The West African country of Niger is holding local elections, ahead of parliamentary and presidential elections scheduled for later this year. Authorities in Niger hope the vote will be without incident.
Turnout was reported to be low in many parts of Niger on Saturday, but voting started out in an orderly and transparent manner, according to a United Nations observer from Nigeria, Edward Sarki.
"People are orderly," he said. "There are security officials, and nobody has been deprived, once you have your voter's card, and nobody has been deprived. These are some of the things that cause problems in an election like this. But when things are going smoothly, I don't think there should be any problems."
Hundreds of voters, however, complained they could not find their voter card at any of the many polling stations.
One voter, Abdou Ibbo, says he's been looking for his voter card for two weeks, and no official seems to know where it is. Many polling stations also opened late because they lacked ballot boxes and voting slips.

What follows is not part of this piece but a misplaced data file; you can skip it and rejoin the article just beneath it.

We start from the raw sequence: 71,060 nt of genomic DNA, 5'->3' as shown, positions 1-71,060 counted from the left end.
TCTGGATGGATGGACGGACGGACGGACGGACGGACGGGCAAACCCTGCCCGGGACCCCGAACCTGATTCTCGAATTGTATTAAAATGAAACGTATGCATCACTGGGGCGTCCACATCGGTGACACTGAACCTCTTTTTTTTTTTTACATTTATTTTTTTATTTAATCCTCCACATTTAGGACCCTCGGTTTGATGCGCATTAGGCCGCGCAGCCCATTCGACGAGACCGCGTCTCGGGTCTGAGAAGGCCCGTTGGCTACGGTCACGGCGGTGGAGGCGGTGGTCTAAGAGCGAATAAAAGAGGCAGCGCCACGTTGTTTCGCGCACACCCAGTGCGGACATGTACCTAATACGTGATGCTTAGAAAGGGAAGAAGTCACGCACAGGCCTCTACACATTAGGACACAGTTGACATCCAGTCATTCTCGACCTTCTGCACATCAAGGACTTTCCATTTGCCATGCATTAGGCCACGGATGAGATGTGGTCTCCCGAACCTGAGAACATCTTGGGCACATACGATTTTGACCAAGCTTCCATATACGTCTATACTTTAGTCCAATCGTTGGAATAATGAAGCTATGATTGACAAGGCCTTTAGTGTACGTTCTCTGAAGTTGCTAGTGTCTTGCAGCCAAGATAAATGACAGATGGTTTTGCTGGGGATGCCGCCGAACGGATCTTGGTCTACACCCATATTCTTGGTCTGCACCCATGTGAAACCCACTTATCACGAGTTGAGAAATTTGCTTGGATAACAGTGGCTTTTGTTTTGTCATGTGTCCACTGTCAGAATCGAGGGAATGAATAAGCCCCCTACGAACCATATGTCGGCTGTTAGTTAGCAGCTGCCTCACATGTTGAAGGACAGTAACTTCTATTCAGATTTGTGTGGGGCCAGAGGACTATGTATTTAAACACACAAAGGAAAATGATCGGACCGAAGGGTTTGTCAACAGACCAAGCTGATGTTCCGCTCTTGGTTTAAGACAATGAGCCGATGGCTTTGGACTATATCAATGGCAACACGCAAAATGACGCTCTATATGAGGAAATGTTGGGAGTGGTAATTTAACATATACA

Despite those problems, Niger President Mamadou Tandja expressed what he called his enormous satisfaction with the polling.
Speaking to reporters shortly after the polls opened in Niger's capital, Niamey, Saturday, Mr. Tandja said the elections were part of his efforts to decentralize government and make local communities more responsible for their own affairs.
Asked if remote areas would be ready for local government, he said it was about time, 44 years after independence. Decentralization was a key component of a 1995 peace accord, which ended a Tuareg insurgency in the north of the huge, mostly desert nation.
Local elections were first held in 1999, but were annulled after a military coup. Up to now, local councilors and mayors, mostly sultans or village elders, have been appointed by presidential decree.
The opposition is campaigning on an anti-corruption platform, accusing authorities of pilfering state coffers.
Street scuffles between opposing camps marred the 10-day campaign phase that preceded Saturday's vote.
Legislative elections are expected in October, to be followed by a presidential vote before the end of the year. Electoral officials say these three polls will be the thermometer of democratic progress in Niger, one of the world's poorest countries.
It depends mostly on subsistence farming, now that world demand for uranium has gone down.